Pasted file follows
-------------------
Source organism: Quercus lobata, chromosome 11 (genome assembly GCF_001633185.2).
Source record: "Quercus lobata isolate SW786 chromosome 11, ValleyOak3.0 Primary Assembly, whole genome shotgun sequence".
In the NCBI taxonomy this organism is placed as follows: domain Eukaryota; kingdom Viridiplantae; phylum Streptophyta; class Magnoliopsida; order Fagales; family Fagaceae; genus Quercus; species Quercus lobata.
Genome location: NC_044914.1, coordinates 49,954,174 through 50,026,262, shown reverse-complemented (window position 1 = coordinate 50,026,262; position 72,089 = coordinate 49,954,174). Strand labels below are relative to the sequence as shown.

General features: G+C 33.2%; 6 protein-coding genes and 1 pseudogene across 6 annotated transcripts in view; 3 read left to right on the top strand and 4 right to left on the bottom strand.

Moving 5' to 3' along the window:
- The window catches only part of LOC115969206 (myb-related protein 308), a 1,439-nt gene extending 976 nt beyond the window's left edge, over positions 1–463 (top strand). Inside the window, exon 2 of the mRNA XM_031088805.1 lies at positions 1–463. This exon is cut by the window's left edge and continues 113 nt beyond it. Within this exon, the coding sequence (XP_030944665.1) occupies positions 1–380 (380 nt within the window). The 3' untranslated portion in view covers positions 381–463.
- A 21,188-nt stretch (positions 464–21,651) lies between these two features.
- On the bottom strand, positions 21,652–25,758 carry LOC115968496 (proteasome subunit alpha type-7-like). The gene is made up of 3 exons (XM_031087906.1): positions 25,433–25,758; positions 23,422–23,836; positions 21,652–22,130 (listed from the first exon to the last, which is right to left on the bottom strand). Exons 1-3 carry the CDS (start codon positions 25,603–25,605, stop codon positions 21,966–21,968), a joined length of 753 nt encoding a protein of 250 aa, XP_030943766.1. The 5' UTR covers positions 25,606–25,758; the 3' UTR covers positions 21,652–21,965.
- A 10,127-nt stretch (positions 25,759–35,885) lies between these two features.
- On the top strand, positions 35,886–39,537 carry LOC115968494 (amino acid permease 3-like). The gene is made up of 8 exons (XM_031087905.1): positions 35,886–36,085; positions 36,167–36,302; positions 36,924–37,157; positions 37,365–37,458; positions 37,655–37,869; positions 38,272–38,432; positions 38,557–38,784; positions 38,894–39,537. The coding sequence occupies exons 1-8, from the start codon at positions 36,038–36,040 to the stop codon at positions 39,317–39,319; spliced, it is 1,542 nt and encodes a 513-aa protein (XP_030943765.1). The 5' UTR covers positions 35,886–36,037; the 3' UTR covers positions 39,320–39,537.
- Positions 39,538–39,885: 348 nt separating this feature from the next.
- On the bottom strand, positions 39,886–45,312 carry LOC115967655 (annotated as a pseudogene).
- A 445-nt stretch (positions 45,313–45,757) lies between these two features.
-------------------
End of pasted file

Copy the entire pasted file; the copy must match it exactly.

Source organism: Quercus lobata, chromosome 11 (genome assembly GCF_001633185.2).
Source record: "Quercus lobata isolate SW786 chromosome 11, ValleyOak3.0 Primary Assembly, whole genome shotgun sequence".
In the NCBI taxonomy this organism is placed as follows: domain Eukaryota; kingdom Viridiplantae; phylum Streptophyta; class Magnoliopsida; order Fagales; family Fagaceae; genus Quercus; species Quercus lobata.
Genome location: NC_044914.1, coordinates 49,954,174 through 50,026,262, shown reverse-complemented (window position 1 = coordinate 50,026,262; position 72,089 = coordinate 49,954,174). Strand labels below are relative to the sequence as shown.

General features: G+C 33.2%; 6 protein-coding genes and 1 pseudogene across 6 annotated transcripts in view; 3 read left to right on the top strand and 4 right to left on the bottom strand.

Moving 5' to 3' along the window:
- The window catches only part of LOC115969206 (myb-related protein 308), a 1,439-nt gene extending 976 nt beyond the window's left edge, over positions 1–463 (top strand). Inside the window, exon 2 of the mRNA XM_031088805.1 lies at positions 1–463. This exon is cut by the window's left edge and continues 113 nt beyond it. Within this exon, the coding sequence (XP_030944665.1) occupies positions 1–380 (380 nt within the window). The 3' untranslated portion in view covers positions 381–463.
- A 21,188-nt stretch (positions 464–21,651) lies between these two features.
- On the bottom strand, positions 21,652–25,758 carry LOC115968496 (proteasome subunit alpha type-7-like). The gene is made up of 3 exons (XM_031087906.1): positions 25,433–25,758; positions 23,422–23,836; positions 21,652–22,130 (listed from the first exon to the last, which is right to left on the bottom strand). Exons 1-3 carry the CDS (start codon positions 25,603–25,605, stop codon positions 21,966–21,968), a joined length of 753 nt encoding a protein of 250 aa, XP_030943766.1. The 5' UTR covers positions 25,606–25,758; the 3' UTR covers positions 21,652–21,965.
- A 10,127-nt stretch (positions 25,759–35,885) lies between these two features.
- On the top strand, positions 35,886–39,537 carry LOC115968494 (amino acid permease 3-like). The gene is made up of 8 exons (XM_031087905.1): positions 35,886–36,085; positions 36,167–36,302; positions 36,924–37,157; positions 37,365–37,458; positions 37,655–37,869; positions 38,272–38,432; positions 38,557–38,784; positions 38,894–39,537. The coding sequence occupies exons 1-8, from the start codon at positions 36,038–36,040 to the stop codon at positions 39,317–39,319; spliced, it is 1,542 nt and encodes a 513-aa protein (XP_030943765.1). The 5' UTR covers positions 35,886–36,037; the 3' UTR covers positions 39,320–39,537.
- Positions 39,538–39,885: 348 nt separating this feature from the next.
- On the bottom strand, positions 39,886–45,312 carry LOC115967655 (annotated as a pseudogene).
- A 445-nt stretch (positions 45,313–45,757) lies between these two features.